The year in tactics: Chelsea dominate with Conte’s 3-4-3

General view of an Adidas soccer ball - Credit: Kirby Lee-USA TODAY Sports
General view of an Adidas soccer ball - Credit: Kirby Lee-USA TODAY Sports /

The end of 2016 is approaching, which means it’s time to examine the most successful tactics of the year. Antonio Conte’s 3-4-3 at Chelsea is up first.

Any manager worth his salt understands formations and tactics need to suit the player personnel and maximize the potential of the talent available. Imposing a lineup without any regard for its fit on the roster available is not exactly a recipe for success.

To his immense credit, Antonio Conte understood this early on during his time at Chelsea and as a result the Blues are sitting comfortably atop the Premier League, six points ahead of second-place Liverpool. Nine of the last 12 times a team was top of the Premier League at Christmas, they ended up winning the title.

Notably, Conte didn’t shake things up from the very beginning of his tenure. He started in a more traditional 4-5-1/4-1-4-1.

It took him almost two months to readjust that formation and rediscover the three-man back line that made him one of Europe’s most coveted managers during his time at Juventus.

The afternoon of Sept. 24 was a dark one for the Blues, as they went down 3-0 to Arsenal. That match was the last time they lined up with four defenders. Conte reverted to his proven formula of success with three at the back and Chelsea have won 11 games in a row since then.

Going from four to three men at the back didn’t translate to a less defensive or more attacking style. But it provided the team with a more balanced approach and ensured the particular skill sets of the players available for selection were better optimized.

Case in point: Cesar Azpilicueta was a serviceable left back before the switch to a back three. He has now developed into a leader of the back line; he’s showing tremendous positional and tactical awareness as a right center-back, and thriving in a position better suited to his skill set than left back, where he often struggled providing support in attack and was caught out wide on the defensive end.

The beauty of the system is that when executed correctly it provides balance as well as a numerical advantage with and without the ball. The three defenders are tasked with marking the opposition’s two forwards (when facing a 4-4-2 formation). If the opposition line up with three forwards, at least one of the four midfielders (or wing backs) drops back to provide support and ensure a numerical advantage from a defensive standpoint. This is where having the appropriate personnel is a major requirement for the implementation of this formation.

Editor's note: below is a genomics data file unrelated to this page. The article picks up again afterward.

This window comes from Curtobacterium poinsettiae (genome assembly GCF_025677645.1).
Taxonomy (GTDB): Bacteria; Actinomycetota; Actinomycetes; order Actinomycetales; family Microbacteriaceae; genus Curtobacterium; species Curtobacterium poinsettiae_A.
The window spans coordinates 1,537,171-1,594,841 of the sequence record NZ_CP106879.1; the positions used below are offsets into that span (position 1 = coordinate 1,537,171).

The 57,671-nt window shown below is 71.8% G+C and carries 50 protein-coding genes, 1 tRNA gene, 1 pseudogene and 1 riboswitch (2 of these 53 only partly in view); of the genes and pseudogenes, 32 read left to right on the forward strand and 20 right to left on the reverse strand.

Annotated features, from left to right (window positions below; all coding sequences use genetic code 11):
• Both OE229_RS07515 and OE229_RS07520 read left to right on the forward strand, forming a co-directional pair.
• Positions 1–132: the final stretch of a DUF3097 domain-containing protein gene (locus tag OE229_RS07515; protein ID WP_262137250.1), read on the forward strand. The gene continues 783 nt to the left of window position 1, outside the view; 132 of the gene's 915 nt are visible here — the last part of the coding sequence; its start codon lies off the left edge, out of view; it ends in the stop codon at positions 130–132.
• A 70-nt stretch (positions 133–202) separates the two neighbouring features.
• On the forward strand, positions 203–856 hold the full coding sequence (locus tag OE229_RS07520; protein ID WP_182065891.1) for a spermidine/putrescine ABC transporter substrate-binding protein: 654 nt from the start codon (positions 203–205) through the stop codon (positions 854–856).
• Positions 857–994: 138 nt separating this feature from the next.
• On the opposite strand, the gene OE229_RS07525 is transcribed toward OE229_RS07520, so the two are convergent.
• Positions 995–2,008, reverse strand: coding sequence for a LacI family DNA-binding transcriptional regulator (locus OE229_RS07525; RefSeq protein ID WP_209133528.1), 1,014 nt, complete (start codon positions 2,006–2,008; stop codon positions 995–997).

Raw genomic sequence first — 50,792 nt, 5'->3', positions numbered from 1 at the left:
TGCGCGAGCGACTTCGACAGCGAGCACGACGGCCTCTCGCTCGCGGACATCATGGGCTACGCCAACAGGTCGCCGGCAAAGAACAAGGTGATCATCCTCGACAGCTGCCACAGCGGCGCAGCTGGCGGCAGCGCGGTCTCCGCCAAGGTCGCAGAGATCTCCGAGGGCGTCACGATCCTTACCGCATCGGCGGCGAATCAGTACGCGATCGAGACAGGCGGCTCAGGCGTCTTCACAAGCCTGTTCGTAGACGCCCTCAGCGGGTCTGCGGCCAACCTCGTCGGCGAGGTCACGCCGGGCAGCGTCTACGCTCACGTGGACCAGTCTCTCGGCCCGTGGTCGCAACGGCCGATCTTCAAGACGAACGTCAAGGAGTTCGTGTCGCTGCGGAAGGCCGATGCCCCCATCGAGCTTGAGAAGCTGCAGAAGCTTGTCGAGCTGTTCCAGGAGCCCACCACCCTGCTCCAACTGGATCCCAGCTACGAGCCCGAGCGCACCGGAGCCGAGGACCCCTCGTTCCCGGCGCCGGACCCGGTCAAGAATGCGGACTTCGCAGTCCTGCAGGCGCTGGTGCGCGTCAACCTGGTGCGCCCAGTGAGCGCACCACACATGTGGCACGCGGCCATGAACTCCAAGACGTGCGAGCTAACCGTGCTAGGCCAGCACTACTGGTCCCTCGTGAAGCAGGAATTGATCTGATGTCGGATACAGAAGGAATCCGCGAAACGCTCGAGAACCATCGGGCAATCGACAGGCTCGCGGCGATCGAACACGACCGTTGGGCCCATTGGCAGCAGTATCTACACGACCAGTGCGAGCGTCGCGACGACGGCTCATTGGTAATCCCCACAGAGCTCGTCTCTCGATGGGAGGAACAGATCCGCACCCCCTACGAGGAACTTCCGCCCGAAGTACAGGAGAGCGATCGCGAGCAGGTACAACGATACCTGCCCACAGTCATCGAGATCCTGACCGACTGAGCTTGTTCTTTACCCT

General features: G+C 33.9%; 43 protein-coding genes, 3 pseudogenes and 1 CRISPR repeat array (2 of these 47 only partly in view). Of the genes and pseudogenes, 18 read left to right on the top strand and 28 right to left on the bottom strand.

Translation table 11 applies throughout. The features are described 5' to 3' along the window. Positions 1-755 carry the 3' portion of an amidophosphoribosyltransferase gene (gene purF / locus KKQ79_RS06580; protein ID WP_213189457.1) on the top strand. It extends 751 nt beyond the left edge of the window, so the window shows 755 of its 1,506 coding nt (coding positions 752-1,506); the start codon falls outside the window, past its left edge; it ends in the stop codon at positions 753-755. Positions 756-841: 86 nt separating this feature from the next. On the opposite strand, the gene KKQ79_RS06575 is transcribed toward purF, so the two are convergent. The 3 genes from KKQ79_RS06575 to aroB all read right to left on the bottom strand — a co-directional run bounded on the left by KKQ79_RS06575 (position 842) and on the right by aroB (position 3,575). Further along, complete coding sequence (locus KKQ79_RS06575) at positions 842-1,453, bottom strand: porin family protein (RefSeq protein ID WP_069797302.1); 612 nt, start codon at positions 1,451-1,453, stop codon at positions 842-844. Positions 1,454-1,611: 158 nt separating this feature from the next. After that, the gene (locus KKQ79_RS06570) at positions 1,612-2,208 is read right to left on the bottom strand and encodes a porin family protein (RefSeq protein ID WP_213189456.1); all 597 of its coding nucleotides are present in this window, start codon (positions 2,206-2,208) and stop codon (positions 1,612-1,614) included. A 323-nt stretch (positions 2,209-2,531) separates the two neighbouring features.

Nemanja Matic is able to provide the defensive steel by patrolling the area in front of the back three, clogging the lanes against incoming through balls and sometimes acting as a fourth defender by picking up any opposing midfield runs. N’Golo Kante, a tremendous box-to-box midfielder with one of the highest work rates in the Premier League, is able to provide support to the forward line as well as the back line as needed.

Marcos Alonso and Victor Moses are fantastic two-way players, disciplined enough to contain the opponents’ wide players and not get caught upfield, but also able to penetrate through the opponents’ defensive third and provide support to the three forwards.

All of the four midfielders are well suited to defending, true box-to-box players, so Conte has the luxury of shoring up the defense with seven at the back and playing a counterattacking game, as we saw in their 3-1 win against Manchester City, or of sending six or seven men forward in attack against more defensive sides.

Finally, the three-man forward line allows Diego Costa to thrive as a center forward by providing him support from Eden Hazard on the left  (and increasingly the middle, as Hazard drifts centrally) and either Willian or Pedro on the right wing. All those wingers are fast, and great at taking defenders on one-on-one and setting up chances for Costa.

Hazard is back at the level of play worthy of his Premier League Player of the Year Award two seasons ago. In the current Chelsea system, he’s able to cut inside, take people on and is generally allowed the creative freedom to thrive that didn’t seem to be encouraged during the second season of Jose Mourinho’s second managerial stint in West London.

Next: Premier League power rankings

Perhaps Conte was always going to revert to his 3-4-3 regardless of the circumstances. What’s becoming evident now is that his formation best suits the type of players on the current Chelsea roster. With its recent track record of success we are starting to see the 3-4-3 become replicated across Europe, although nowhere else more successfully than at Chelsea.